Peter Beattie has told the NRL’s sponsors and fans that the league’s no-fault stand-down rule will work, despite the game’s season launch being overshadowed by drama.
- The NRL season kicks off next Thursday when Melbourne play Brisbane
- De Belin is attempting to sue the NRL for suspending him before gaining the power to do so
- The NRL is confident de Belin will be stood down once the “no fault” policy is enacted in the next 48 hours
The NRL launched its season at Icebergs in Bondi on Thursday night, just hours after Jack de Belin took the game to court over its decision to stand him down.
In Federal Court on Thursday, though, the NRL admitted the rule, which will see players charged with serious offences being stood down, was yet to be finalised, meaning de Belin was still eligible to play in the NRL — at least for the next 48 hours.
However, the NRL remained adamant the rule would be enacted in the next couple of days and de Belin’s ban would be formalised, well before the matter returned to court next Thursday.
“What I can tell you is the commission endorsed a policy decision last week,” NRL boss Todd Greenberg said at the competition’s season launch.
“We then need to write the rule. That will be done in the next 48 hours, and from there we let the courts make their decision.”
De Belin is attempting to sue the league on the basis it did not have the power to suspend him last Thursday, and that it engaged in misleading and deceptive conduct.
He also wants the Federal Court to stop the NRL and ARL Commission from implementing the rule in the future. The rule would see players charged with offences that carry an 11-year jail term, and automatically stood down on full pay for the duration of their cases.
Under the yet-to-be-enacted rule, Greenberg also had the power to stand down players charged with offences that carried less than 11 years, such as in the cases of Dylan Walker and Tyrone May.
Manly’s Walker, who has a pending assault case, and Penrith’s May, who faces several charges over recording and disseminating a sex video, are in the same position.
Commission standing firm
Despite what appeared to be a significant misstep from the Commission, chairman Peter Beattie declared that the new rule would work when addressing the game’s sponsors, fans and highest profile players at the season launch.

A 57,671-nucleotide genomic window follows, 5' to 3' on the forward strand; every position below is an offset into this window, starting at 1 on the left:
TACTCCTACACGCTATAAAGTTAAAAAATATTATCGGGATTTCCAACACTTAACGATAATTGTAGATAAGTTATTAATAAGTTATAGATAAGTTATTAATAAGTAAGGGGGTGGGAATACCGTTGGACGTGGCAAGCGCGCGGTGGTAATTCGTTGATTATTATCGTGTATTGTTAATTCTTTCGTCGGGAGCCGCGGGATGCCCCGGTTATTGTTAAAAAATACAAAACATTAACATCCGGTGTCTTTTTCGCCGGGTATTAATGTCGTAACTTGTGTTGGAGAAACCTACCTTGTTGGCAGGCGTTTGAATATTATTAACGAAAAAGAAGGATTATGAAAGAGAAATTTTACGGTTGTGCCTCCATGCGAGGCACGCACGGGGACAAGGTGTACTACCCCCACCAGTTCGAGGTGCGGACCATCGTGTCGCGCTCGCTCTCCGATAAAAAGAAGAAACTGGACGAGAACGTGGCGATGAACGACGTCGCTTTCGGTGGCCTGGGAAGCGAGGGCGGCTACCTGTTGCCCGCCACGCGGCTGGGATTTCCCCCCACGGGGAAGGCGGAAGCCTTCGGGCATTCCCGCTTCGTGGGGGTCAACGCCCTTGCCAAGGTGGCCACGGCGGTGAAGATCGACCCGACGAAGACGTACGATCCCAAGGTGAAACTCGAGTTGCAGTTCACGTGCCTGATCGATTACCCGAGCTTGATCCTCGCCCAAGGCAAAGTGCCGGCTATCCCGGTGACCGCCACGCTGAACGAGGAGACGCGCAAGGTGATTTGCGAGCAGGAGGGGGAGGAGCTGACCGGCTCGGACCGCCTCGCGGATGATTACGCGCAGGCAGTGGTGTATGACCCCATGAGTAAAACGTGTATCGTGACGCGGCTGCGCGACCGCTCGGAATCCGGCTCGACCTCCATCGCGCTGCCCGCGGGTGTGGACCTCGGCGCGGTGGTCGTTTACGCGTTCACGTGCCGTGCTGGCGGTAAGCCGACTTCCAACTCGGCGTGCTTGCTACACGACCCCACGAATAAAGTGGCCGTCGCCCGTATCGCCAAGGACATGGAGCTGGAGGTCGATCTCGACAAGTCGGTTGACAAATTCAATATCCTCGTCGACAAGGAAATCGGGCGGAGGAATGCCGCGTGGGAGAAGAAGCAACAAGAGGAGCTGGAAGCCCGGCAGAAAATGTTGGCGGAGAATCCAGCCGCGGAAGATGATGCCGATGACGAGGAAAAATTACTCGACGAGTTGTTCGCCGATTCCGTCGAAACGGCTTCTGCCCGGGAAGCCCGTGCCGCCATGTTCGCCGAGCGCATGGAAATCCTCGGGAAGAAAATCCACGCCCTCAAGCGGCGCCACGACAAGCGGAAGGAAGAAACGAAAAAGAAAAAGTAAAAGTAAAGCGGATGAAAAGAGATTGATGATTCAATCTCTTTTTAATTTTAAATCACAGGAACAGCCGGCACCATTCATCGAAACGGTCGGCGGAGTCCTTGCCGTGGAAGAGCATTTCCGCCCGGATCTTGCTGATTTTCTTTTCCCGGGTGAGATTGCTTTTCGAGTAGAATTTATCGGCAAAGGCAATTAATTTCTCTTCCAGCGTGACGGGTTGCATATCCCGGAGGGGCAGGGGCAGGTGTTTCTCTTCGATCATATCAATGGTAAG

“You all know that we’re taking a stand on player behaviour. We are determined as a game to grow up as a game,” Beattie said.
“Not just in terms of policy changes but rather a holistic strategy to improve our culture in the game.
“We do that because it is the right thing to do, and we do that because we value you as partners, we value you our players, and we value our fans.
“The Commission is absolutely determined to deliver on this.
“Let me just say to all of you: Give us a little bit of time, but the rule change we brought in — the no-fault rule — will work.”
Beattie earlier on Thursday admitted his job was on the line over his determination to clean up the game’s image, after he last week claimed the no-fault rule gave the league the power to fix its broken culture.
Insisting that “you can’t compromise on integrity”, Beattie said he was “here to do a job for rugby league” and help repair the game’s image.
De Belin’s sexual assault charge — which he has vigorously denied and pleaded not guilty to — is one of several dramas to have plagued the league this summer.
Since the conclusion of the final round last year, there have been 24 off-field controversies — ranging from players being charged with assault, rape and drink-driving — to a series of sex tape leaks and clubs being punished for salary-cap scandals.
But Beattie said the new rule was the first of several measures taken to turn around the off-field issues.
“[Commissioner] Professor Megan Davis — who is an expert in this area — will look at our culture, look at the programs we’ve got, to make sure they are delivering what we want them to deliver to the game,” he said.
“In addition to that, we will be spend $8 million a year on those cultural changes. To make certain that what has happened for a tiny percentage of players, doesn’t happen again.”
Topics: sport, rugby-league, nrl, australia, nsw, bondi-2026
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